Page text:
Explaining the Blue Shift in Election Canvassing
64 Pages Posted: 27 Mar 2020
Date Written: March 1, 2020
We conduct statistical analysis of a phenomenon identified by Foley (2013), the rise in the number of votes counted after Election Day (“overtime votes”) and the growing tendency of these votes to disproportionately favor Democrats in presidential elections (the “blue shift.”) We provide a historical description of these two time series, from 1948 to 2016, and establish that the timing of the persistent growth in the blue-shifted overtime vote began with the 2004 election. Changes in the time series are broadly consistent with changes in electoral practices, especially in recent years.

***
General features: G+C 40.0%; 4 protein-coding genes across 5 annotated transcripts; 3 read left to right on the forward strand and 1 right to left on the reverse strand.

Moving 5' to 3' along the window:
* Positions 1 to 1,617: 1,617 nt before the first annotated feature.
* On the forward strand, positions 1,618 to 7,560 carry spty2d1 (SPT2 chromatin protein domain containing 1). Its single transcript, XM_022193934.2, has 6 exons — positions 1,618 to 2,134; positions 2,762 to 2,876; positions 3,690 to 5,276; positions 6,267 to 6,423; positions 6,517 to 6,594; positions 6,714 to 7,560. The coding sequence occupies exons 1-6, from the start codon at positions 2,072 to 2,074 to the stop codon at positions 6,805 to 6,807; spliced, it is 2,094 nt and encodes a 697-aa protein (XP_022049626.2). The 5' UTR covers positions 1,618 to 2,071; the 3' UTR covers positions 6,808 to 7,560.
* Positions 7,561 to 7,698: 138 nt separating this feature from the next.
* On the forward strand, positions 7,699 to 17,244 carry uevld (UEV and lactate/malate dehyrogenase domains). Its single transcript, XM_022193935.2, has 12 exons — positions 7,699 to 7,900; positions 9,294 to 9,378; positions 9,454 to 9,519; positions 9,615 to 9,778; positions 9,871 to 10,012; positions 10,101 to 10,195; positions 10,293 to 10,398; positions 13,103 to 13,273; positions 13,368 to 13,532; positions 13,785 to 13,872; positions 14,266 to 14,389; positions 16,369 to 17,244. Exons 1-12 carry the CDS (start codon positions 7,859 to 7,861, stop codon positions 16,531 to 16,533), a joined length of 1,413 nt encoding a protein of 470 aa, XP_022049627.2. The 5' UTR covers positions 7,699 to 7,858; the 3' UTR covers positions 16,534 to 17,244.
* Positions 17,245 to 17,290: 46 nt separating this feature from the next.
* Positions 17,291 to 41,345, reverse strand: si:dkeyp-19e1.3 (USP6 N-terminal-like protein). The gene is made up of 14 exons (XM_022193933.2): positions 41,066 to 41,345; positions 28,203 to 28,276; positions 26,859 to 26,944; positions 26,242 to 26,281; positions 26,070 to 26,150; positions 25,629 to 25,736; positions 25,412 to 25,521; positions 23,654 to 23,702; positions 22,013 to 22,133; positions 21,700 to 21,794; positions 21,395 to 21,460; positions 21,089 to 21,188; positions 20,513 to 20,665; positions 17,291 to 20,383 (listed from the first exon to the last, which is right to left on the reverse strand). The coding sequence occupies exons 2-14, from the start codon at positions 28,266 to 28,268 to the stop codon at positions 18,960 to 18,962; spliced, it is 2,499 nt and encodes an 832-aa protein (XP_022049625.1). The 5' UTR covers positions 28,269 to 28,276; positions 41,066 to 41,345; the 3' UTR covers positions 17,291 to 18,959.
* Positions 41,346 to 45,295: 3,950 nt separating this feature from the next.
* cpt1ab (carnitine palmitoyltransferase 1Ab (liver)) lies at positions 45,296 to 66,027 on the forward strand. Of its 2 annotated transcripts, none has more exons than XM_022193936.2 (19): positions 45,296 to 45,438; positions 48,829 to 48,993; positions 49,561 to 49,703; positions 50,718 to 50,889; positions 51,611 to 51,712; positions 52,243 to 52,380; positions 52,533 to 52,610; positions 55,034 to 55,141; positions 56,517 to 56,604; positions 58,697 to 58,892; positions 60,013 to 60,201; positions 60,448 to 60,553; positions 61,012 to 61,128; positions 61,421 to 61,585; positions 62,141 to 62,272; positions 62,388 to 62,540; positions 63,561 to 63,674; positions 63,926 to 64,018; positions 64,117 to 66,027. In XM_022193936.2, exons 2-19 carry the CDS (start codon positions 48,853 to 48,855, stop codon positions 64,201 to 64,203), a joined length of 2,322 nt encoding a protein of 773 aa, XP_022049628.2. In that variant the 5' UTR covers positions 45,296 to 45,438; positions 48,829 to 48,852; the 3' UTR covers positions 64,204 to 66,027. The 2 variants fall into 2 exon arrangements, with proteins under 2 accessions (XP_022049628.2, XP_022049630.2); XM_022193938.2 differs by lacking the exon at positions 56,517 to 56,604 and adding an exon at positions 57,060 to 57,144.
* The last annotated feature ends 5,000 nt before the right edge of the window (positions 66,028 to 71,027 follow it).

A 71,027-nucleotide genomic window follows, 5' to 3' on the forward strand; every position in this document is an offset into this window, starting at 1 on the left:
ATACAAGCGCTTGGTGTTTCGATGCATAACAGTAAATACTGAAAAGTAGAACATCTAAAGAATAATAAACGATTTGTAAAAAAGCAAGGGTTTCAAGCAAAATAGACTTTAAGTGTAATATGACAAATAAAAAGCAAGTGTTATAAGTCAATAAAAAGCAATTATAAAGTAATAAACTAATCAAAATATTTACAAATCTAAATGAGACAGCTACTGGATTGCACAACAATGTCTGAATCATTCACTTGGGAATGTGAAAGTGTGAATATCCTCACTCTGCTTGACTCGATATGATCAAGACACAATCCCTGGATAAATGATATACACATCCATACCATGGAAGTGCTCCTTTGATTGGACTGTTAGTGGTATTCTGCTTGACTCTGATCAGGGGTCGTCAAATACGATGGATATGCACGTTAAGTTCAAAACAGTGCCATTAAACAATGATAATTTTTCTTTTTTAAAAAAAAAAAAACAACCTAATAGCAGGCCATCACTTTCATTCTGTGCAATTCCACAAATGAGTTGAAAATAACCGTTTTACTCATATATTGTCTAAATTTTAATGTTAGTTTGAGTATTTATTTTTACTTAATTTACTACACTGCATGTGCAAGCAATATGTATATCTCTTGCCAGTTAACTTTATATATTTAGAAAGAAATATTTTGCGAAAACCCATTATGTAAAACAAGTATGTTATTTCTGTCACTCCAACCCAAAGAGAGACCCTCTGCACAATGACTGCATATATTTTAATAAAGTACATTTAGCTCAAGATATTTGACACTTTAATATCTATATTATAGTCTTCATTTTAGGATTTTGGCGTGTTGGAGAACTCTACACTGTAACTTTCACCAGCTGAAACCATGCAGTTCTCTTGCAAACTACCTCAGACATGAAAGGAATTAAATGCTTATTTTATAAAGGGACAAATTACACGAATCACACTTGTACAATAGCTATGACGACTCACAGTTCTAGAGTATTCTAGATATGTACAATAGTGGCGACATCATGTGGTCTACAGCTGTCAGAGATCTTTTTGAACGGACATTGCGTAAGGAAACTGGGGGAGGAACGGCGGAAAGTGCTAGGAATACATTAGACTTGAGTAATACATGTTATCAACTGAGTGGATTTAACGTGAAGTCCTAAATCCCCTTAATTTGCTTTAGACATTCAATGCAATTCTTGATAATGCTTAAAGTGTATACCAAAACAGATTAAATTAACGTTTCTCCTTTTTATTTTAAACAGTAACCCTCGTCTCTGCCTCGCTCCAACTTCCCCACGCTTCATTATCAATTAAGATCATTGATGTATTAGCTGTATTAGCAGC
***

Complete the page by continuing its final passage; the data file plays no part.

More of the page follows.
We perform statistical analysis to better understand variability across states in the overtime vote and the blue shift in the 2016 presidential election. We discover that variation in the size of the overtime vote is associated with the number of mail and provisional ballots, and with the partisanship of the state. The blue-shift is associated with state partisanship, but not with the number of mail and provisional ballots.
This analysis has relevance to post-Election-Day dynamics, especially in elections where a close election-night results that favor one candidate may yield to close final-canvass results that favor the other candidate. Among the concluding remarks, we discuss the conditions under which overtime votes counted in the 2020 presidential election could prove especially problematic.
Keywords: Voting, Elections, Recounts, Canvassing, Blue Shift, Election Contests
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